Sorry to confuse you, Charles,
I agree non-safety related EMA doesn't need full consideration in a food safety plan. But how do we know if a certain type of EMA could create a food safety hazard unless we do a hazard analysis?
In the olive oil example you provided, the hazard analysis process would identify that sunflower oil adulteration could occur, then decide it isn't a food safety risk. So it doesn't need a control. In the peanut/cashew example you would identify the hazard, then determine that such adulteration could cause a food safety risk, so it does need a control.
Here is the FDA guidance which requires such:
188.8.131.52 Chemical hazards that may be intentionally introduced for purposes of economic gain
The PCHF requirements specify that you must consider, as part of your hazard identification, known or reasonably foreseeable hazards that may be intentionally introduced for purposes of economic gain (21 CFR 117.130(b)(2)(iii)).
Thks for the links. Jogged my memory as to the appearance of EMA in the FSPCA manual. Sadly, this important aspect is omitted (since presumably redundant) in the otherwise impressive example of a FSMA compliant Plan in the FSPCA's Appendix.
I suppose the OP's FSMA difficulty is hardly surprising since haccp/EMA(FSMA) are derived from disparate origins, ie accidental contamination/safety vs intentional adulteration/non-safety>safety.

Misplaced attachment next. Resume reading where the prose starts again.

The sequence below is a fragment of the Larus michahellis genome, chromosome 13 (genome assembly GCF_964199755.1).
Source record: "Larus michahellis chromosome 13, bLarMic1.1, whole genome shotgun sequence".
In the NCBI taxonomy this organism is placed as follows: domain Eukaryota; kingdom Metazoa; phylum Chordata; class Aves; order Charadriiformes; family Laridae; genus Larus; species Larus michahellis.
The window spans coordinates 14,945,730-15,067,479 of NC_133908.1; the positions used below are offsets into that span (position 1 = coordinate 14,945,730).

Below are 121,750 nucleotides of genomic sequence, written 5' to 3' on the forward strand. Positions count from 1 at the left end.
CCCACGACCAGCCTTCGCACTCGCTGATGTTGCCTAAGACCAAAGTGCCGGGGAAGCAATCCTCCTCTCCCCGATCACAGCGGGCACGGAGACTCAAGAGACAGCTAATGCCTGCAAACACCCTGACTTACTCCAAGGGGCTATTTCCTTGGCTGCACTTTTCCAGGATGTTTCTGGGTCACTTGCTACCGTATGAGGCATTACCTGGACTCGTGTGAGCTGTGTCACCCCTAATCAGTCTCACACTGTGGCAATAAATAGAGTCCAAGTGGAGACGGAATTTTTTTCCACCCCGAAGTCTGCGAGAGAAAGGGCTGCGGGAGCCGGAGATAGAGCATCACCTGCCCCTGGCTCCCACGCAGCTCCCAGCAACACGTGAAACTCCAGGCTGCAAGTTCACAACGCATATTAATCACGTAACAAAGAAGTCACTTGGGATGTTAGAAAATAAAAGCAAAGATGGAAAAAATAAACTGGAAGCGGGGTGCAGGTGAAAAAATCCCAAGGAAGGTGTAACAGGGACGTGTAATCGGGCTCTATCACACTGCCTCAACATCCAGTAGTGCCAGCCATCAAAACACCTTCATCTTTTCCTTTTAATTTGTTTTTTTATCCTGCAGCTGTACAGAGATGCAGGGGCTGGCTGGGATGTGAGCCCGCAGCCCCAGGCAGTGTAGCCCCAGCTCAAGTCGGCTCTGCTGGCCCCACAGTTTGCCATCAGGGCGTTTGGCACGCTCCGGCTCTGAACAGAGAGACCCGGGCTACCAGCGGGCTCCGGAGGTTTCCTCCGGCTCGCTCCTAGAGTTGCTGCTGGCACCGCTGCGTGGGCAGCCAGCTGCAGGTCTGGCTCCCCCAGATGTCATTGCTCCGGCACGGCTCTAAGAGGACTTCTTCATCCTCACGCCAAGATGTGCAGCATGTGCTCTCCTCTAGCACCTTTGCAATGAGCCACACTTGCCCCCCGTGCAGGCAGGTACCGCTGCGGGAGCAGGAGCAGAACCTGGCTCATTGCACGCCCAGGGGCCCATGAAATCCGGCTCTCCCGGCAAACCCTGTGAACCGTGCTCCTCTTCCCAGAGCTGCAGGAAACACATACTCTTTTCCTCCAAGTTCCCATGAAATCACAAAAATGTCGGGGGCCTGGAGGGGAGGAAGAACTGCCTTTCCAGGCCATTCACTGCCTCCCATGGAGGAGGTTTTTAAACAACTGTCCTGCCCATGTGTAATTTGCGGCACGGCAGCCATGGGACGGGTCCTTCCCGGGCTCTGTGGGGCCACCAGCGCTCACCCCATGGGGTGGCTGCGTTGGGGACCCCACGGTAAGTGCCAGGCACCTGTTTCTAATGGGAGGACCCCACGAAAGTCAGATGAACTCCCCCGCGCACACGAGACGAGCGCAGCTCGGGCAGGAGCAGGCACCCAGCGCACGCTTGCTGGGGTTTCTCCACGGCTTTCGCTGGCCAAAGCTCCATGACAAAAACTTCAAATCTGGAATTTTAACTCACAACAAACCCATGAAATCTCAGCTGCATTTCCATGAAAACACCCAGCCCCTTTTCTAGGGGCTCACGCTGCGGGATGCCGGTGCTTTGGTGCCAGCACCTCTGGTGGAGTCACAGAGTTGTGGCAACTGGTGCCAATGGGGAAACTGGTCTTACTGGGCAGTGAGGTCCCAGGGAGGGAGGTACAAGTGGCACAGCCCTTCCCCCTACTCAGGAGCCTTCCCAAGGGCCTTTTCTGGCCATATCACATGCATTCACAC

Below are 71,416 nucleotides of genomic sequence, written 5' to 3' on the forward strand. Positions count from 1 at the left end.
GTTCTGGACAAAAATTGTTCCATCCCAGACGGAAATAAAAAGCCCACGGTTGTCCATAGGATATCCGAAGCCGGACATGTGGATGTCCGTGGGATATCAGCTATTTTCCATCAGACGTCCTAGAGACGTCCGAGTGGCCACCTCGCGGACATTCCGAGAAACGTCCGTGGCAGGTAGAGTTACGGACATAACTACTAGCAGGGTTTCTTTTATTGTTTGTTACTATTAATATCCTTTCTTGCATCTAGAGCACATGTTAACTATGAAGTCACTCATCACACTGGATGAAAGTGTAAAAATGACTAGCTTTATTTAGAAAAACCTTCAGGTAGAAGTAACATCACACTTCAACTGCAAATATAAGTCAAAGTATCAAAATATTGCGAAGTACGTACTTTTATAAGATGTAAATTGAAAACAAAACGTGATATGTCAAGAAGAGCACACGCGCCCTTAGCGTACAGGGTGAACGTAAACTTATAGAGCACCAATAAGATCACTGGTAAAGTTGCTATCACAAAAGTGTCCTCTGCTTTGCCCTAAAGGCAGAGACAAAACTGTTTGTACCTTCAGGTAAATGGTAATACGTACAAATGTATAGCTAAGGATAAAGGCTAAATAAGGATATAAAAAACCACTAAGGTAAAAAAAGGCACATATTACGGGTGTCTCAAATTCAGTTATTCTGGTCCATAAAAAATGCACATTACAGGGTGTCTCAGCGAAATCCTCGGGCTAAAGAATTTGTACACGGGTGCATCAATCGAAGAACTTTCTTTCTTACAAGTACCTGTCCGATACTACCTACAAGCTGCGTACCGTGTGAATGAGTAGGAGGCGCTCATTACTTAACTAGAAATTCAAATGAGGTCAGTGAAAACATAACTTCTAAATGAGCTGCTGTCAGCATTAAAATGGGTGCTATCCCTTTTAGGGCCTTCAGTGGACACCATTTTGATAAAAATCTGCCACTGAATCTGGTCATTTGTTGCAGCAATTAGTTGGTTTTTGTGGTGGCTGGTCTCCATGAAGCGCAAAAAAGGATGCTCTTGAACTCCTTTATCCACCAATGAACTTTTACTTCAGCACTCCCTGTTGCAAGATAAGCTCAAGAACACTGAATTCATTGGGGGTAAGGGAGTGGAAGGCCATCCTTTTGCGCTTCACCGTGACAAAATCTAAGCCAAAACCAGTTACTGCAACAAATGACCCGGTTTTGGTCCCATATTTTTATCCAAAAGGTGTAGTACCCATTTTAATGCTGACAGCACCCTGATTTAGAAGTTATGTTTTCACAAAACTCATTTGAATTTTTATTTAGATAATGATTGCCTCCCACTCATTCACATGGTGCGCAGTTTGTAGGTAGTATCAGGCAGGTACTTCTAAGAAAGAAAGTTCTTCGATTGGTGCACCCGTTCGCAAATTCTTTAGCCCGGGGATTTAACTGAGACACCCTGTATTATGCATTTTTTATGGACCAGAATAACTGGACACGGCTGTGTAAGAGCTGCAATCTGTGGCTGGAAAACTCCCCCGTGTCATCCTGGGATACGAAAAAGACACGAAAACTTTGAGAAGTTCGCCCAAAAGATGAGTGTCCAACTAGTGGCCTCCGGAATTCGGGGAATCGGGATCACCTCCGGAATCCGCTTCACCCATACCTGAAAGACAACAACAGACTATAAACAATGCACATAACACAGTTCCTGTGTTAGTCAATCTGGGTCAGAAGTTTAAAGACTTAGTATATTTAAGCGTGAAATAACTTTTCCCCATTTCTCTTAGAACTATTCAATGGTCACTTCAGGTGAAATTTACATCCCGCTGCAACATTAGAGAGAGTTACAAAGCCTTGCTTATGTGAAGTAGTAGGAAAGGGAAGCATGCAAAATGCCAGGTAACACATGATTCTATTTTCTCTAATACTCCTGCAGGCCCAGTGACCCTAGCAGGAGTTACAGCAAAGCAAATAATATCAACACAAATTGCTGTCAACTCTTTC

I noticed these 2 vaguely related GFSI/FSMA comments -
While both programs [VACCP/TACCP] have been adopted by the Global Food Safety Initiative (GFSI) in Europe, neither have been formally accepted by the US Food and Drug Administration (FDA). The Food Safety Modernization Act (FSMA) includes the Mitigation Strategies to Protect Food Against Intentional Adulteration Rule but this focuses only on public health concerns. Adulteration that does not present a risk to food safety is outside of the scope of the FSMA Rules.
And yet it is necessary to implement EMA within FSMA !
Similarly, in a GFSI context, approximating EMA to VACCP, and food defense to TACCP -
QA. How can TACCP and VACCP integrate with FSMA to add value?
Sklare. It’s not really a question of integrating with FSMA any more than HACCP integrating with FSMA. They are tools to help to support a FSMA compliance program. TACCP and VACCP complement HACCP. TACCP and VACCP are designed to mitigate the vulnerabilities involved in acts of intentional contamination which HACCP is not.
As far as FSMA is concerned, they are tools that can be used to satisfy requirements of FSMA such as food defense and intentional adulteration. The additional value they could provide is that they will help satisfy the requirements of FSMA and go beyond them.
No surprise IMO that the OP got stuck with a "square peg".
PS - here is one suggested response to the OP's query -
haccp plus EMA.pdf 115.74KB
Edited by Charles.C, 13 March 2020 - 10:54 AM.